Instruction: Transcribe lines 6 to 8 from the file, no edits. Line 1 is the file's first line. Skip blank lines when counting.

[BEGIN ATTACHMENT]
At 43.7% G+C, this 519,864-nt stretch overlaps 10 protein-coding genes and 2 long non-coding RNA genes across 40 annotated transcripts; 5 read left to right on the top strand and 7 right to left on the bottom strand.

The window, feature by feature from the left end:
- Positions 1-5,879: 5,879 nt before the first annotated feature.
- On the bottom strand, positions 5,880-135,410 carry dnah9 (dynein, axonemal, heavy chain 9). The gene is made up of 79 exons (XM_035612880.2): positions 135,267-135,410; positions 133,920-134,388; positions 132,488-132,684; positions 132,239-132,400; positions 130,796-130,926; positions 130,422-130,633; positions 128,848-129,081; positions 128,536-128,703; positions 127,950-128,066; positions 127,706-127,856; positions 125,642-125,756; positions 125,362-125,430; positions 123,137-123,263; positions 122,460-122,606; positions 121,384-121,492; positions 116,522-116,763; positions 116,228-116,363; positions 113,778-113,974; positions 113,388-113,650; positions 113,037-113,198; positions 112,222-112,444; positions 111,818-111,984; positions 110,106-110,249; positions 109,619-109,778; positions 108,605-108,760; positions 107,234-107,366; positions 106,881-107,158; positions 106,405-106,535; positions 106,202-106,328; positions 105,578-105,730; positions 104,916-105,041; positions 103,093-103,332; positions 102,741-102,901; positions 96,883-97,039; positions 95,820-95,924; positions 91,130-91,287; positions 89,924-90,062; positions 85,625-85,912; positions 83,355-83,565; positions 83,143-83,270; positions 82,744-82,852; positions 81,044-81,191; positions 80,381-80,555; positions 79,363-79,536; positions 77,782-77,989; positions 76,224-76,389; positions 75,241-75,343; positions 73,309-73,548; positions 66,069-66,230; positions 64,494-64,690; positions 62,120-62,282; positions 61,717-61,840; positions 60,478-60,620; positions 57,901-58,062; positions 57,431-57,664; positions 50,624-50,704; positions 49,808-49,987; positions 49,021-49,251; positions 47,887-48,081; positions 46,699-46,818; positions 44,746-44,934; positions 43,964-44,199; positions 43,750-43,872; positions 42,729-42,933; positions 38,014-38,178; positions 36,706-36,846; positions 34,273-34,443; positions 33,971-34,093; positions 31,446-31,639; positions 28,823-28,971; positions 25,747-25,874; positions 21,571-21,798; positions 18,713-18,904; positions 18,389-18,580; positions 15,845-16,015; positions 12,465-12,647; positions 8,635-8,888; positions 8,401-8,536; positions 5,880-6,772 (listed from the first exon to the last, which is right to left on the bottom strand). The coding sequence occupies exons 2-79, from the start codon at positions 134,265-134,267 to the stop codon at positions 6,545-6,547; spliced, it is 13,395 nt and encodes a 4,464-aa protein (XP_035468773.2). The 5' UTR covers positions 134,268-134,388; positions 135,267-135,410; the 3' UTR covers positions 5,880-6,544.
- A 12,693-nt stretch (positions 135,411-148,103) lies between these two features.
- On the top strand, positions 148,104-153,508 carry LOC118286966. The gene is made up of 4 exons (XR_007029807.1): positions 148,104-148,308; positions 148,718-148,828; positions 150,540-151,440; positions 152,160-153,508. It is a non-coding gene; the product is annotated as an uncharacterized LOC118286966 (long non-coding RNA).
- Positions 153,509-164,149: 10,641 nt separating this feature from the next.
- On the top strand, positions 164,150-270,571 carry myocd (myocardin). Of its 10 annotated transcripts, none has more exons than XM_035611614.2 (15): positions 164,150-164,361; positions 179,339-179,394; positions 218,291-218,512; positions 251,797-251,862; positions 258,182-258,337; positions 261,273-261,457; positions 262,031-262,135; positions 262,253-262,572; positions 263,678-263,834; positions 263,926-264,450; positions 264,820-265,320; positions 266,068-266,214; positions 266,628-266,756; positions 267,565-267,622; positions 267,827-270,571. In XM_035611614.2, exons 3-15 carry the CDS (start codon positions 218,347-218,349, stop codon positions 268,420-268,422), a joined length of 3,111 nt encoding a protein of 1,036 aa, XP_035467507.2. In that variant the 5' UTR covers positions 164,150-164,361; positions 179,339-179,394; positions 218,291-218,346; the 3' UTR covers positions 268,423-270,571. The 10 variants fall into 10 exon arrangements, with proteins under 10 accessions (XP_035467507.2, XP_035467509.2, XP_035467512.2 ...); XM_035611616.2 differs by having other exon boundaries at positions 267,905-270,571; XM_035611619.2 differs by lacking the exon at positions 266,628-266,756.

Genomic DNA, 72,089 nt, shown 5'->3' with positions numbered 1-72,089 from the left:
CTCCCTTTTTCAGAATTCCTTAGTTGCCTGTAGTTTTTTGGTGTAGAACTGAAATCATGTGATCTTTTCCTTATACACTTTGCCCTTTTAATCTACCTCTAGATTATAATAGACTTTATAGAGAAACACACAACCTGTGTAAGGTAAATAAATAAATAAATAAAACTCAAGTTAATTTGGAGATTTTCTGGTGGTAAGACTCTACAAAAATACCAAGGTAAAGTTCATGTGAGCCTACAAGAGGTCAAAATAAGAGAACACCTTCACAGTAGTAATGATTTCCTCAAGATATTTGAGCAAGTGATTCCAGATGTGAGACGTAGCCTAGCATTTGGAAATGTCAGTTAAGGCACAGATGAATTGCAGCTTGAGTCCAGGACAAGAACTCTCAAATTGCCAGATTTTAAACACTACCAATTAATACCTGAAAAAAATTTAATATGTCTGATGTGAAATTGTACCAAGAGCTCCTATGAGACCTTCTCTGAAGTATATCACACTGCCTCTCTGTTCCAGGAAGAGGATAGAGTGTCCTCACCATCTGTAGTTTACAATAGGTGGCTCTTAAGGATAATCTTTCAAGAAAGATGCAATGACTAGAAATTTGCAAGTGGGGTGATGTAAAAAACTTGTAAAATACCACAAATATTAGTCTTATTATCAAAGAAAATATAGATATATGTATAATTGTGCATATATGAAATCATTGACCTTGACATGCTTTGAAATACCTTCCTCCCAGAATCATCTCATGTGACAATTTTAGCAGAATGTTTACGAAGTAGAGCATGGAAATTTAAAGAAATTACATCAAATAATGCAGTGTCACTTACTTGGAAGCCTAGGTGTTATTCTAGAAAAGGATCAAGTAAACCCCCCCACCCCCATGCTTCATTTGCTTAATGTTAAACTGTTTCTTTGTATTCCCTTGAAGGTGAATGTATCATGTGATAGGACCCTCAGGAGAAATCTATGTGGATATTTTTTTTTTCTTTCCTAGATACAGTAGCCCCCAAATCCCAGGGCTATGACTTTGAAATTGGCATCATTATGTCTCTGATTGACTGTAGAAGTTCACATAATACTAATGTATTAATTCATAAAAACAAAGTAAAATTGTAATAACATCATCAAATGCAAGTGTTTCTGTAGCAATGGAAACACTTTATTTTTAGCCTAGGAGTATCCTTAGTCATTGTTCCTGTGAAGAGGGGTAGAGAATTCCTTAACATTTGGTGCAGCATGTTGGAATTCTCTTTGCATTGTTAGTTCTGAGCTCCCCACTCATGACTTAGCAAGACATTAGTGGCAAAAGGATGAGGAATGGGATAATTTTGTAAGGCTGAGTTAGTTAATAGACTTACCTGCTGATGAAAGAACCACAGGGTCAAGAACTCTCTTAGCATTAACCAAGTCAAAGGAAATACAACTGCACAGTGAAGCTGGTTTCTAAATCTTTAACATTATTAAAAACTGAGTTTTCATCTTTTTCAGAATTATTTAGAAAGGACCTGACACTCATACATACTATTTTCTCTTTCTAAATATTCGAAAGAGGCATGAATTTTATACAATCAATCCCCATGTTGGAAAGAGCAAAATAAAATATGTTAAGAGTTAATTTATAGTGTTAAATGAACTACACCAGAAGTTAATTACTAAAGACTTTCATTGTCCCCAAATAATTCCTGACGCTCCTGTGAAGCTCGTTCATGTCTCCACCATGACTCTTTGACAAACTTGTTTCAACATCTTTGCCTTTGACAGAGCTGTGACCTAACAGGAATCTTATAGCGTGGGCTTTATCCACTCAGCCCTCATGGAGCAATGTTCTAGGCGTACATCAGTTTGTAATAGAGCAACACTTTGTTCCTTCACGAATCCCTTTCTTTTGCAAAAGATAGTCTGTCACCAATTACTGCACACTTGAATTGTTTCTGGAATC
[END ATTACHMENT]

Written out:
- On the top strand, positions 148,104-153,508 carry LOC118286966. The gene is made up of 4 exons (XR_007029807.1): positions 148,104-148,308; positions 148,718-148,828; positions 150,540-151,440; positions 152,160-153,508. It is a non-coding gene; the product is annotated as an uncharacterized LOC118286966 (long non-coding RNA).
- Positions 153,509-164,149: 10,641 nt separating this feature from the next.
- On the top strand, positions 164,150-270,571 carry myocd (myocardin). Of its 10 annotated transcripts, none has more exons than XM_035611614.2 (15): positions 164,150-164,361; positions 179,339-179,394; positions 218,291-218,512; positions 251,797-251,862; positions 258,182-258,337; positions 261,273-261,457; positions 262,031-262,135; positions 262,253-262,572; positions 263,678-263,834; positions 263,926-264,450; positions 264,820-265,320; positions 266,068-266,214; positions 266,628-266,756; positions 267,565-267,622; positions 267,827-270,571. In XM_035611614.2, exons 3-15 carry the CDS (start codon positions 218,347-218,349, stop codon positions 268,420-268,422), a joined length of 3,111 nt encoding a protein of 1,036 aa, XP_035467507.2. In that variant the 5' UTR covers positions 164,150-164,361; positions 179,339-179,394; positions 218,291-218,346; the 3' UTR covers positions 268,423-270,571. The 10 variants fall into 10 exon arrangements, with proteins under 10 accessions (XP_035467507.2, XP_035467509.2, XP_035467512.2 ...); XM_035611616.2 differs by having other exon boundaries at positions 267,905-270,571; XM_035611619.2 differs by lacking the exon at positions 266,628-266,756.